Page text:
Captain Nick Price and the International team has assembled quite a group of players for The Presidents Cup. Now the big question is can the Internationals end the Americans’ dominance.
The top-10 players for the International and U.S. team who will compete in the 2017 Presidents Cup were determined with the conclusion of the Dell Technologies Championship on September 4. The two team captains, Price and Steve Stricker for the U.S. team, will each make two captain’s selections on September 6, at 5 p.m. EDT, rounding out their 12-player teams. The Presidents Cup—a team, match-play competition featuring 24 of the world’s top golfers, will be held at Liberty National Golf Club in Jersey City, New Jersey, September 26-October 1.
Leading the way for the International team are Australians Jason Day, Adam Scott and Marc Leishman, who finished second, third and fifth, respectively, on the points list. The top point-getter is Japan’s Hideki Matsuyama. Besides that quartet of players, Louis Oosthuizen, Charl Schwartzel and Branden Grace (South Africa), Si Woo Kim (South Korea), Jhonattan Vegas (Venezuela) and Adam Hadwin (Canada) complete the roster of automatic qualifiers.
Scott is making his eighth appearance in the biennial event, but he’s never tasted victory. The closest he came was in his rookie year of 2003 when the two teams tied, with the Americans retaining the Cup. The Internationals’ only victory in 11 previous playings of The Presidents Cup came in 1998, in Australia, at Royal Melbourne Golf Club.
Day has played in three previous Presidents Cups, while Leishman is a two-time veteran of the tournament.
Rookies this year are Kim, Vegas and Hadwin.
The U.S. side boasts the No. 1-ranked player in the world, Dustin Johnson, a two-time participant in the tournament. Also playing are Justin Thomas, a favorite to win PGA TOUR Player of the Year honors this season, with his five total wins including the PGA Championship. Rounding out the team are Jordan Spieth, Rickie Fowler, Daniel Berger, Brooks Koepka, Kevin Kisner, Patrick Reed, Matt Kuchar and Kevin Chappell. Like their three International counterparts, Thomas, Berger, Kisner, Koepka and Chappell will all be playing in the tournament for the first time.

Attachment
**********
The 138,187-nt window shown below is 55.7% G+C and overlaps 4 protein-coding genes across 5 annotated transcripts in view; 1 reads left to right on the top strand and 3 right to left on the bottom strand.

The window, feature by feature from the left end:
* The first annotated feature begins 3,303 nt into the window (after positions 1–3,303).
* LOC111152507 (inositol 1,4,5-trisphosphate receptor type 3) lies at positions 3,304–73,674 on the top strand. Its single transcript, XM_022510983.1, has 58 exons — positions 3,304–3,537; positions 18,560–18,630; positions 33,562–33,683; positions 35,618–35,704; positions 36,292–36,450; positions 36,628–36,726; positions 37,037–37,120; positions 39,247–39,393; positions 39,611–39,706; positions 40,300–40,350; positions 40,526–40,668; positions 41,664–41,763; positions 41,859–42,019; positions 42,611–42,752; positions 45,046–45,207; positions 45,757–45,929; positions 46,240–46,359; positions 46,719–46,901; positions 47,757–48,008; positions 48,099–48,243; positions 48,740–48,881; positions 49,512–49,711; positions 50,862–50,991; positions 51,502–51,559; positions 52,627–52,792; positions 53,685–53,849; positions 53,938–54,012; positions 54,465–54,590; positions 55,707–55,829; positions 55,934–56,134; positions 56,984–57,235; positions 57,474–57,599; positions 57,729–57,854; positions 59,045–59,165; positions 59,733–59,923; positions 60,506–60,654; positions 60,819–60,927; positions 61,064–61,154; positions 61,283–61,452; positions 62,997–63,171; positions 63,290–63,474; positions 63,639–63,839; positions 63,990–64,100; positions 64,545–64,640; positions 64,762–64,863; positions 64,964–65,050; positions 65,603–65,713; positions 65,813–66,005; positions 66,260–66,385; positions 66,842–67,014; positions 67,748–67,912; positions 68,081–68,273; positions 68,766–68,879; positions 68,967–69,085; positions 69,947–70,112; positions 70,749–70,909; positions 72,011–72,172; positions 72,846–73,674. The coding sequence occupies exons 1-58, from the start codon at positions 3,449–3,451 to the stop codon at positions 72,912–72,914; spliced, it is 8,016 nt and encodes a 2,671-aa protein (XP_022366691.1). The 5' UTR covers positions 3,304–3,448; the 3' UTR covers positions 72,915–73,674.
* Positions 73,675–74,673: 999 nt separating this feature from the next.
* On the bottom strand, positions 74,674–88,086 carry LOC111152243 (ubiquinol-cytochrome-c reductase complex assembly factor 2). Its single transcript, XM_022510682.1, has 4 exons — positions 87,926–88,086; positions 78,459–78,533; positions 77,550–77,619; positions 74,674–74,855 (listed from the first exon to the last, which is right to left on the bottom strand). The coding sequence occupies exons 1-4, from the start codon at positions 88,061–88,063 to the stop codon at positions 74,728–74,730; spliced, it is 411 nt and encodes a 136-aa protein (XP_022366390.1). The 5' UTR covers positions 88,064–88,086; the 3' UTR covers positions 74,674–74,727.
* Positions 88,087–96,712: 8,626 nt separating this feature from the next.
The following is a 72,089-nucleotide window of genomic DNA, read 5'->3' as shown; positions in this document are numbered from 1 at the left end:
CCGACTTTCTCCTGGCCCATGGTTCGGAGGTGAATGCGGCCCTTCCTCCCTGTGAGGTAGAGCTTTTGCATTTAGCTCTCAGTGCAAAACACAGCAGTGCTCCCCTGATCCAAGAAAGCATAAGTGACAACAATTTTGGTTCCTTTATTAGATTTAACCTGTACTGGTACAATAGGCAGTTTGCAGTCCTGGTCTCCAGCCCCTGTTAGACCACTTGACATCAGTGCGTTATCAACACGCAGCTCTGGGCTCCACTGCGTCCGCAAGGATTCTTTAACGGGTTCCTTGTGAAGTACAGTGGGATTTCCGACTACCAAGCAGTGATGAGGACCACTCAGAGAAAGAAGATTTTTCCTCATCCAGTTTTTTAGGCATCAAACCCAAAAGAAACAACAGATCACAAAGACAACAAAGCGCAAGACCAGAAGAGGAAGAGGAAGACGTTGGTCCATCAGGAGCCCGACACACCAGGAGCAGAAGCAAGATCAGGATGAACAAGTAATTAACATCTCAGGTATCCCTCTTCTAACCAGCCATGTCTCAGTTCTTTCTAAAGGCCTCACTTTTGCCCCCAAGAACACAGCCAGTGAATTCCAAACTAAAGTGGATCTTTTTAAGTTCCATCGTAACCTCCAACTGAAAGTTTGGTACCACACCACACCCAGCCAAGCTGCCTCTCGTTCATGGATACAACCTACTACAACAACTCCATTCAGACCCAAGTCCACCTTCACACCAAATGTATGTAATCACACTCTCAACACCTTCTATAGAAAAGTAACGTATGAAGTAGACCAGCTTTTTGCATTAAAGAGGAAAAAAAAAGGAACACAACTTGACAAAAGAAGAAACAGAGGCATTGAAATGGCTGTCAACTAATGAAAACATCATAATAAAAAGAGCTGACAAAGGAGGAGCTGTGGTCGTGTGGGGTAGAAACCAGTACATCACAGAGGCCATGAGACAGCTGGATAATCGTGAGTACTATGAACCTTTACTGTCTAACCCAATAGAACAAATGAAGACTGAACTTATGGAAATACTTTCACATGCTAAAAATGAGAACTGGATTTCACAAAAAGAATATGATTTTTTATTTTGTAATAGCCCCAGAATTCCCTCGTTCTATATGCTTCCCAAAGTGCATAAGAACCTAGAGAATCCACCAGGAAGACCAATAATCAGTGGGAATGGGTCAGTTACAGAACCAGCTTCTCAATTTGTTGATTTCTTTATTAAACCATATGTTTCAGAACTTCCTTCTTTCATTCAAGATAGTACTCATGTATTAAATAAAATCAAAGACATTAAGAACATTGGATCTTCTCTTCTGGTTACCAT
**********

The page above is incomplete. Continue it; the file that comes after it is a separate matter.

“It’s huge to make the International team. I’ve been speaking about the Presidents Cup all week that it’s been in the forefront of my mind,” said Hadwin, the first Canadian to qualify on points since Mike Weir in 2009. “I’m disappointed to not play well [at the Dell Technologies Championship], but, I came out here and did what I needed to do to qualify for the team.”
“It’s been a range of emotions the last few days, but now with me having made the team, it’s a great feeling, and my emotions move towards getting ready to win the Presidents Cup for the U.S. team,” said Chappell. “The whole year has been gratifying, to have a daughter, win my first golf tournament (Valero Texas Open) and now be able to represent my country, it’s really cool.
“The (qualifying) system is right,” Chappell continued. For (making a team) to be a culmination of a year and a half or two years, you know, every putt matters. You never know where you’re at or where you’ll be in a year and a half when you’re hitting a putt at the CareerBuilder Challenge and everything seems so unattainable.”
Chappell dramatically moved into the final 10 for the U.S. team, supplanting No. 10 Charley Hoffman by less than one point. Chappell entered the week in 11th position, 23 points behind Hoffman, but tied for 35th at the Dell Technologies Championship to edge Hoffman, who tied for 47th.